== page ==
not a new concept, it’s called re-inventing yourself…”

Another thing we have in common is re-inventing myself. Only I did
not move to a new city with new people to deal with. I was once told
that if you fake confidence when you first start meeting people you
will eventually BE confident. I thought they were nuts but tried it
anyway and found that it does work. Also I taught myself not to take
everything that people said about me to personally as it was just
THEIR opinion and I could (and did) choose to not live down to their
opinion. It was very scary at first but eventually lead to developing
a thicker skin.

Karen Bahr - Karen’s Artworx
Calgary, Alberta, Canada


I am so very proud of you, and as a long time personal friend, I can
attest to the validity of your statement. I know you to be an
incredibly talented faceter. Your ability and creative designs are
way beyond the curve. May the Force be with you.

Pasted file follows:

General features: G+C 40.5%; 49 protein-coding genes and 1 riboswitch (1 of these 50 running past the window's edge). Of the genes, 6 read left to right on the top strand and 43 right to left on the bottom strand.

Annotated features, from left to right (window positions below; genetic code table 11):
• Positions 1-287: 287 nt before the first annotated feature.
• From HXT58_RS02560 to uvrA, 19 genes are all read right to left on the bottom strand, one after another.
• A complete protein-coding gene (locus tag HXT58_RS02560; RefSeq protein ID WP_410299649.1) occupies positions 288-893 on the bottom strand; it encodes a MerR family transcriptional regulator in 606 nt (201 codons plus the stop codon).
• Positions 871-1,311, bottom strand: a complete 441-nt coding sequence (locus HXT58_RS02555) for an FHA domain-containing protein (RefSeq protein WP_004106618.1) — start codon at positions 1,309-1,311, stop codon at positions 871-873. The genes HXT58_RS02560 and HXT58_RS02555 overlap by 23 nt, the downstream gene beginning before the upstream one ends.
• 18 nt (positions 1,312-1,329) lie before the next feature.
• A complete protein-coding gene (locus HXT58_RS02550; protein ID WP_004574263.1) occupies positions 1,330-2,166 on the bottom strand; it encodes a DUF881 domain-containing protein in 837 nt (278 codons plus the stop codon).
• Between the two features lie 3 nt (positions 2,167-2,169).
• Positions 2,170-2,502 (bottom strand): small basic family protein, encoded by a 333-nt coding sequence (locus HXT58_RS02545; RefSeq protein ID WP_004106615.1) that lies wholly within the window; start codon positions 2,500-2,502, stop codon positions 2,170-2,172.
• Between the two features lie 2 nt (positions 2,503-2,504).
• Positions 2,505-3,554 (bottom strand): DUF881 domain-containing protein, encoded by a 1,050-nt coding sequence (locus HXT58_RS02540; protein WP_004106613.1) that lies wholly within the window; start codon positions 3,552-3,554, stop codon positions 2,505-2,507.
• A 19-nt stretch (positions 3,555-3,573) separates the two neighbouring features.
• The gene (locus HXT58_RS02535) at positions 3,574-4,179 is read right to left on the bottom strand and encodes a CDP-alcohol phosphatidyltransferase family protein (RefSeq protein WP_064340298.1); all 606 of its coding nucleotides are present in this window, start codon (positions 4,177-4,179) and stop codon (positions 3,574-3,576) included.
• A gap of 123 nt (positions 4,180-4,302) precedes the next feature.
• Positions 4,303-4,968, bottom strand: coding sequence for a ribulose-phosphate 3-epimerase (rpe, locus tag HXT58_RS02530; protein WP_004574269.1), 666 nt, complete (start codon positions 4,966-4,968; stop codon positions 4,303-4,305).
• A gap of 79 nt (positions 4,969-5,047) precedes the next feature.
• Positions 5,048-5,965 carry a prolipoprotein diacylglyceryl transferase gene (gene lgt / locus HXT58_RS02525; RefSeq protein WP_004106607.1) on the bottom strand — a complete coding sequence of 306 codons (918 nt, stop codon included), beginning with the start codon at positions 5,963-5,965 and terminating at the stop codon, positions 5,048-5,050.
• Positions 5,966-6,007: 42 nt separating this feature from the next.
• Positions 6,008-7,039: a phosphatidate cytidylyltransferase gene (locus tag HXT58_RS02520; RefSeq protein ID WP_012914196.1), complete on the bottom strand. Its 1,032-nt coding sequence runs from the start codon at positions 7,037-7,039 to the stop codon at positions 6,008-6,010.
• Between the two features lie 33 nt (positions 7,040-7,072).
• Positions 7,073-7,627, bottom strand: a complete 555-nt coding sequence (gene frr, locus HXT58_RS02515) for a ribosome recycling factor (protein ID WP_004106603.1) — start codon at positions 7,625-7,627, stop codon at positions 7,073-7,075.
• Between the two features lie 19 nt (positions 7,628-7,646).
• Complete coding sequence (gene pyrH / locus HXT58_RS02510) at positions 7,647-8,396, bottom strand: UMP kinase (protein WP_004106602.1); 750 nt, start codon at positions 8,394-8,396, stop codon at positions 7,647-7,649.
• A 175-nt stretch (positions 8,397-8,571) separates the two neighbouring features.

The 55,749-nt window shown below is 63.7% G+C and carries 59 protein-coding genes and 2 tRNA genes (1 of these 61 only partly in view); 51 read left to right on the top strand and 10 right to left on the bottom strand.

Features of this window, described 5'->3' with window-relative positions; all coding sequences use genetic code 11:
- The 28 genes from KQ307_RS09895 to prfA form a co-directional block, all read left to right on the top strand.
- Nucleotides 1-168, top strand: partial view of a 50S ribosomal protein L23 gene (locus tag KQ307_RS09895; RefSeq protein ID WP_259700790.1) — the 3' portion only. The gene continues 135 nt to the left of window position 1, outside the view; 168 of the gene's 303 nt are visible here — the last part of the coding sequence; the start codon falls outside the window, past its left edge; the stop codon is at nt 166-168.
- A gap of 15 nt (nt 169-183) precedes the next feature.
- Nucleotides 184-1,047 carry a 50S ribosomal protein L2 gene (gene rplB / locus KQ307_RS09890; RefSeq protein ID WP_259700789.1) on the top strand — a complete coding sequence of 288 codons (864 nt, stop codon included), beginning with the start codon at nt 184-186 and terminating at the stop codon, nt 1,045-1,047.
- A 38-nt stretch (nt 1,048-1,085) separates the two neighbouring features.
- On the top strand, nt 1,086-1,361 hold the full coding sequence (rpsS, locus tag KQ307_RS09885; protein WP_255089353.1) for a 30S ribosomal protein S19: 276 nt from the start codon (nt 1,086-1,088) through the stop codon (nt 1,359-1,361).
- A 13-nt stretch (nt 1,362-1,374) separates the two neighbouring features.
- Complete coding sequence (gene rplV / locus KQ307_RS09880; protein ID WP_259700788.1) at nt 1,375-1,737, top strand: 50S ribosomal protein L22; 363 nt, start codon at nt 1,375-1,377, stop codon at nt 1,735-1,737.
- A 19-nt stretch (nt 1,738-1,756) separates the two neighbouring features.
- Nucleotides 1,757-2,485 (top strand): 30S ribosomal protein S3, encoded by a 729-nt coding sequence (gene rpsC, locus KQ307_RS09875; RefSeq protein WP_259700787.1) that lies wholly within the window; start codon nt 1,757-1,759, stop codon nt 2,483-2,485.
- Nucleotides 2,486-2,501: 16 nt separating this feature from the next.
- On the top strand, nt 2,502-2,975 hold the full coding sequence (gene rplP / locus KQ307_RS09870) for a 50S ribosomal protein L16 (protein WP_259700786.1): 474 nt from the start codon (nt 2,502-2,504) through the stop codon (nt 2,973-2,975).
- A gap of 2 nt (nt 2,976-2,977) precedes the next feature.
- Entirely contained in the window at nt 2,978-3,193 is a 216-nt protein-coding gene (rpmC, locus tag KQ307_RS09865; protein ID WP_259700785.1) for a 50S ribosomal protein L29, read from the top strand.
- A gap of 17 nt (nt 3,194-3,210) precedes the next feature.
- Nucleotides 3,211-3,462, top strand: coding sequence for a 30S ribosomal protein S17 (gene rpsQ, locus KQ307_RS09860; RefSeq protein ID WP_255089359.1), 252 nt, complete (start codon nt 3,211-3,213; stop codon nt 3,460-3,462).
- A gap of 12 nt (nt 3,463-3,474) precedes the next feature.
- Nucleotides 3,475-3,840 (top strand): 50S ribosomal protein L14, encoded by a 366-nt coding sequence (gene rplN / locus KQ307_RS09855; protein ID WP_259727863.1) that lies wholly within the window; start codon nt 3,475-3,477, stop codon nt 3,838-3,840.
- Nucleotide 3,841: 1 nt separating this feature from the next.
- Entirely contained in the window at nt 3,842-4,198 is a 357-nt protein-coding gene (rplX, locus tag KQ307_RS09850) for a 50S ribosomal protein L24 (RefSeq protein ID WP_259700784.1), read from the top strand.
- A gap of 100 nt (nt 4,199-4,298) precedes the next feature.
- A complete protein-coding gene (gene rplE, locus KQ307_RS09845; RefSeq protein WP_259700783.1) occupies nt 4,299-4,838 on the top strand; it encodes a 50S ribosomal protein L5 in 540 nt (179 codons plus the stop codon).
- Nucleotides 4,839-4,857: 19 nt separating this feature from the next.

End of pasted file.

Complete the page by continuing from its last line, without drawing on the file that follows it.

Hey Neil...would you write my promo's for me....nice  verbal
skills! I am impressed and I want to buy that  sunset! 

Sure thing. Ya kno, I’ve been wondering how to combine writing and
jewelery, this may be it. A new career slant? maybe I’ll write for
other people?
For Sale…Promos…a dollar a word…expect very loooong promos

Hi, Michaela,

The rest of your plan sounds good though, it's just that the
follow-up visit to the shop should be a "mandatory" result on such
an ambitious strategy - and not be left to a possible "yes" by

So, are you saying that once an “intended victim” is chosen and the
images and materials mailed, I should just show up unannounced and
hope the managed/owner is available? Oh, I don’t think so. If they
are not willing to give me an appointment, they are not
impressed/interested, and I’m not going to waste my time (or